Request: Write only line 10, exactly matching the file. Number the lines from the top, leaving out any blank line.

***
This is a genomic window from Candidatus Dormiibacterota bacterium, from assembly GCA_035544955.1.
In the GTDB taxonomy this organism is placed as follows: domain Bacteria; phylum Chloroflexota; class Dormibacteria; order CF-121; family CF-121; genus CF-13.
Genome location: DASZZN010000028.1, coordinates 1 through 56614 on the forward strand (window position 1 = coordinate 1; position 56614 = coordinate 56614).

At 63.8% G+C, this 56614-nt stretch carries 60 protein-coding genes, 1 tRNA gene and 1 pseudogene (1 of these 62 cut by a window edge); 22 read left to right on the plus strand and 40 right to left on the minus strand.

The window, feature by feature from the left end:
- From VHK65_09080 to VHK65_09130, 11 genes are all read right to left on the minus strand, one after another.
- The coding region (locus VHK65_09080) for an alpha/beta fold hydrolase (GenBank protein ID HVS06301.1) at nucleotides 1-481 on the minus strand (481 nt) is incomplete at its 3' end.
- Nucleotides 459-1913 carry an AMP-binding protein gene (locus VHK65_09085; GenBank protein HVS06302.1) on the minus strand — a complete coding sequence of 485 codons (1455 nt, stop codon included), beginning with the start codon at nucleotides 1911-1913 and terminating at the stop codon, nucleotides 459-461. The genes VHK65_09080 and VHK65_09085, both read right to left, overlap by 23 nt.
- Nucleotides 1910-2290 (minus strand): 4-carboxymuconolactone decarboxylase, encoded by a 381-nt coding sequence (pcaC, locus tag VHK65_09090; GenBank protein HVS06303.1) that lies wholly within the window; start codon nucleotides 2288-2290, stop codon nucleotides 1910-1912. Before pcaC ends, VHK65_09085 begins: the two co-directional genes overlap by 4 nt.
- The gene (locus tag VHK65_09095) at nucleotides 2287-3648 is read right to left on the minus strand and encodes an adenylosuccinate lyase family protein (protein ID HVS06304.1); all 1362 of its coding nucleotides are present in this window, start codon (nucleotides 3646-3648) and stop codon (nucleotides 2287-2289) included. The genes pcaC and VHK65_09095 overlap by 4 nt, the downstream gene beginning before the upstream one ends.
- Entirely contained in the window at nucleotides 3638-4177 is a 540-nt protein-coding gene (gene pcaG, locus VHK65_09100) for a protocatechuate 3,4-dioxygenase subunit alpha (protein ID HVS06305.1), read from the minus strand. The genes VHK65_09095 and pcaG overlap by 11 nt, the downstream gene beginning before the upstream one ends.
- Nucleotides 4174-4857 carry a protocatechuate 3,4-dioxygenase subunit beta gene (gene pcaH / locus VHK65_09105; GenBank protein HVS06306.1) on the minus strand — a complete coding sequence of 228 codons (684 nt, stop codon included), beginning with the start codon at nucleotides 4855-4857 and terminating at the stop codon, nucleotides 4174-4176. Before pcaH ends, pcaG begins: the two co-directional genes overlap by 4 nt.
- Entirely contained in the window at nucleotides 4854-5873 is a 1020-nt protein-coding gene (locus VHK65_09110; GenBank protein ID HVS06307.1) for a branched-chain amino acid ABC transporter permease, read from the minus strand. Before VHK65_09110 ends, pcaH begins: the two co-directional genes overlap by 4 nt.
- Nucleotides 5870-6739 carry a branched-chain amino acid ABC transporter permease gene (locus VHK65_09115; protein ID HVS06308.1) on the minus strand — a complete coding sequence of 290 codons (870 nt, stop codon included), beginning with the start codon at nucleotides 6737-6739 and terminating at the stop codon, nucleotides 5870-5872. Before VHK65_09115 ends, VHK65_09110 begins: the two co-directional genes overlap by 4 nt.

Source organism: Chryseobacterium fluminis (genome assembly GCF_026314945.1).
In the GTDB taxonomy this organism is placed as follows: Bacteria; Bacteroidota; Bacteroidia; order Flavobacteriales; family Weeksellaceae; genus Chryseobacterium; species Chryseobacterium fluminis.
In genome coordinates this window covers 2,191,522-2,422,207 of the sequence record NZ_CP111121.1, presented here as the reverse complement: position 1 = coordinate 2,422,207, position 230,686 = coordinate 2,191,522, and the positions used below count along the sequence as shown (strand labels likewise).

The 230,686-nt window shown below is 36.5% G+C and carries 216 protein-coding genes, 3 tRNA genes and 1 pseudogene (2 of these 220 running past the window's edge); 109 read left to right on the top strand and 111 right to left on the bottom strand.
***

- The gene (locus tag VHK65_09095) at nucleotides 2287-3648 is read right to left on the minus strand and encodes an adenylosuccinate lyase family protein (protein ID HVS06304.1); all 1362 of its coding nucleotides are present in this window, start codon (nucleotides 3646-3648) and stop codon (nucleotides 2287-2289) included. The genes pcaC and VHK65_09095 overlap by 4 nt, the downstream gene beginning before the upstream one ends.